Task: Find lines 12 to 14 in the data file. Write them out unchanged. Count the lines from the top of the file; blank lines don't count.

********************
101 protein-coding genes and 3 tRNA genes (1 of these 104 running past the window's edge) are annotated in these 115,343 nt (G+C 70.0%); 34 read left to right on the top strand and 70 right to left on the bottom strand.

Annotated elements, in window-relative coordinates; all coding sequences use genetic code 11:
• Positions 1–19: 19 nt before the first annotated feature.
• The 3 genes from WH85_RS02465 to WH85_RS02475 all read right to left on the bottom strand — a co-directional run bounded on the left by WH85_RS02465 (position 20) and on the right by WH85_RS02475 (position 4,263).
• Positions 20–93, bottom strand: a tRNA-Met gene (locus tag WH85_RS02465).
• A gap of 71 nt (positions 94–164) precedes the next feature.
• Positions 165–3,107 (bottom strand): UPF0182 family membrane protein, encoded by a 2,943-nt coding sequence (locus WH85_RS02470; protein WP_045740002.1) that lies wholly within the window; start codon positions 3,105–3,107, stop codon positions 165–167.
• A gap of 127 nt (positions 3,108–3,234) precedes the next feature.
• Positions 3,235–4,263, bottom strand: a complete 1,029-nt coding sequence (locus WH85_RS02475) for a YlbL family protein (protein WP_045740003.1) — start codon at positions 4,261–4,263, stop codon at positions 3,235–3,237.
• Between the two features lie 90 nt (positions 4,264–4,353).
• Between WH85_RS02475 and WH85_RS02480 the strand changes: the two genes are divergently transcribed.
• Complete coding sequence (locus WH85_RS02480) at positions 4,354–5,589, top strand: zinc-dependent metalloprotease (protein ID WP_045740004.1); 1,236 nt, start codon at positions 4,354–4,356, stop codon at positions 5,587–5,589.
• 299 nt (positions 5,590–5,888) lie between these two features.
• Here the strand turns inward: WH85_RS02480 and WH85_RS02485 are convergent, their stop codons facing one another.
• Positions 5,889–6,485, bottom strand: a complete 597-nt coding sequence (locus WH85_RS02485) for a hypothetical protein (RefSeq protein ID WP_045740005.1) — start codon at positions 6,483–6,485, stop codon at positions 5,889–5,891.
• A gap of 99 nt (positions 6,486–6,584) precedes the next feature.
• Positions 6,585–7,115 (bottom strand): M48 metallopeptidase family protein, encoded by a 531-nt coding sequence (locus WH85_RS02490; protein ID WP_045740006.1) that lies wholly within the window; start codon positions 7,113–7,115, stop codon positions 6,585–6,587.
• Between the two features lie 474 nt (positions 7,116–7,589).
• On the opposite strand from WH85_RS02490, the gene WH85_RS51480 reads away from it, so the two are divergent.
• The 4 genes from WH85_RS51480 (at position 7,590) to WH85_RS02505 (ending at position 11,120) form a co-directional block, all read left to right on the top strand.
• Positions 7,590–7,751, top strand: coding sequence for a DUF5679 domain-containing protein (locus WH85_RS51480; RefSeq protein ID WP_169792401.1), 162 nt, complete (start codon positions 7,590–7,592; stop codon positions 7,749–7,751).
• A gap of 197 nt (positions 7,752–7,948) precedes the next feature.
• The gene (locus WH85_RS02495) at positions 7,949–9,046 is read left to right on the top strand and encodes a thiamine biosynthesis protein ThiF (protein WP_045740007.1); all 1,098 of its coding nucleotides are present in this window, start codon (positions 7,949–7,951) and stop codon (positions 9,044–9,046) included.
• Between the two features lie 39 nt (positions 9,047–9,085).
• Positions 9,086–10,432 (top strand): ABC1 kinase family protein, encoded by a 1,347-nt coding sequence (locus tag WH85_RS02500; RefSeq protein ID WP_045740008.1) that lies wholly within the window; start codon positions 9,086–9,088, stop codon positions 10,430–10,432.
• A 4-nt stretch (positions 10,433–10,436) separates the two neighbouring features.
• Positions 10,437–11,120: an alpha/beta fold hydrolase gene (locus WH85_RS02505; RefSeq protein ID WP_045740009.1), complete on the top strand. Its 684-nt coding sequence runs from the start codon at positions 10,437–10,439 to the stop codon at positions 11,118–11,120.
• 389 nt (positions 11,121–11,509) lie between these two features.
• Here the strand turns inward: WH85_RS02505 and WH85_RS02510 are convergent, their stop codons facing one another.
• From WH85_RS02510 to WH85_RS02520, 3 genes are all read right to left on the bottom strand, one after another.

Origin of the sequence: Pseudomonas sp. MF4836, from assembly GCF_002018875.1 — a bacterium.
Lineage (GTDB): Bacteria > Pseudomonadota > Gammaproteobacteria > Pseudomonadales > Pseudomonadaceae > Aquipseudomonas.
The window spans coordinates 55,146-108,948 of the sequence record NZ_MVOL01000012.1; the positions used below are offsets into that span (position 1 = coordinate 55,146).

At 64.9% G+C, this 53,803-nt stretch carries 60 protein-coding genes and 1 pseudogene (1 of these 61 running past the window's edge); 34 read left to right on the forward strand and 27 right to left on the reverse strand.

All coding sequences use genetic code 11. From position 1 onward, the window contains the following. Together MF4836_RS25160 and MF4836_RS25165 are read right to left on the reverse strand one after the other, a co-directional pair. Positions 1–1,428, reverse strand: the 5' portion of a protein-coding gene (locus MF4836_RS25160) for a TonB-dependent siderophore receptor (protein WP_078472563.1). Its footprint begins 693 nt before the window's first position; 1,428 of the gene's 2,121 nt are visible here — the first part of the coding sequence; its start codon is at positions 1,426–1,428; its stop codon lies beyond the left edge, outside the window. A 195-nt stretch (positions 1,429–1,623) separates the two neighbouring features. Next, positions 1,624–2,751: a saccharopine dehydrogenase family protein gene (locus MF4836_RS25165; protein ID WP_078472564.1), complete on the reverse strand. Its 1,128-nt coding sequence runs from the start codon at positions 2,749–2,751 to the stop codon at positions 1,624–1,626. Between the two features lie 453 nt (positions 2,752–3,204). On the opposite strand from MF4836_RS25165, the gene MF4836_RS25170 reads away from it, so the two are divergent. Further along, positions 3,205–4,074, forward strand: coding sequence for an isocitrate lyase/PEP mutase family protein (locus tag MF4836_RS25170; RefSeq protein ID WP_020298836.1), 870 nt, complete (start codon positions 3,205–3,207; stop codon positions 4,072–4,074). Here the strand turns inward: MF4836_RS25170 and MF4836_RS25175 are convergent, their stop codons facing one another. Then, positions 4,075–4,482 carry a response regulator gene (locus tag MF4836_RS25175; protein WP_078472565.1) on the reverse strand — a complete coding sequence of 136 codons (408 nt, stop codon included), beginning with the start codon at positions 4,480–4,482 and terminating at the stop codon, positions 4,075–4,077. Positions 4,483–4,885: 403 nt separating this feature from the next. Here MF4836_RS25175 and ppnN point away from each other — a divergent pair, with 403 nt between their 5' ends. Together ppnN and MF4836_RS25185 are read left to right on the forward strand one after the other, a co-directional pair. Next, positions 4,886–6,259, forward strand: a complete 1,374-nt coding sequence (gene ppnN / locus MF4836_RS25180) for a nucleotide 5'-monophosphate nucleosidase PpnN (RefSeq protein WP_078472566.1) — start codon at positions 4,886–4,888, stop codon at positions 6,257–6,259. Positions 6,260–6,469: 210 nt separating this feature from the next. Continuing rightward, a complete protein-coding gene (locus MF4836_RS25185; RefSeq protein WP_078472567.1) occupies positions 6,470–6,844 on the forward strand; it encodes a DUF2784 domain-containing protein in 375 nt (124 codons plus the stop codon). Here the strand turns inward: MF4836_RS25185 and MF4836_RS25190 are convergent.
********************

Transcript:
• Complete coding sequence (locus WH85_RS02480) at positions 4,354–5,589, top strand: zinc-dependent metalloprotease (protein ID WP_045740004.1); 1,236 nt, start codon at positions 4,354–4,356, stop codon at positions 5,587–5,589.
• 299 nt (positions 5,590–5,888) lie between these two features.
• Here the strand turns inward: WH85_RS02480 and WH85_RS02485 are convergent, their stop codons facing one another.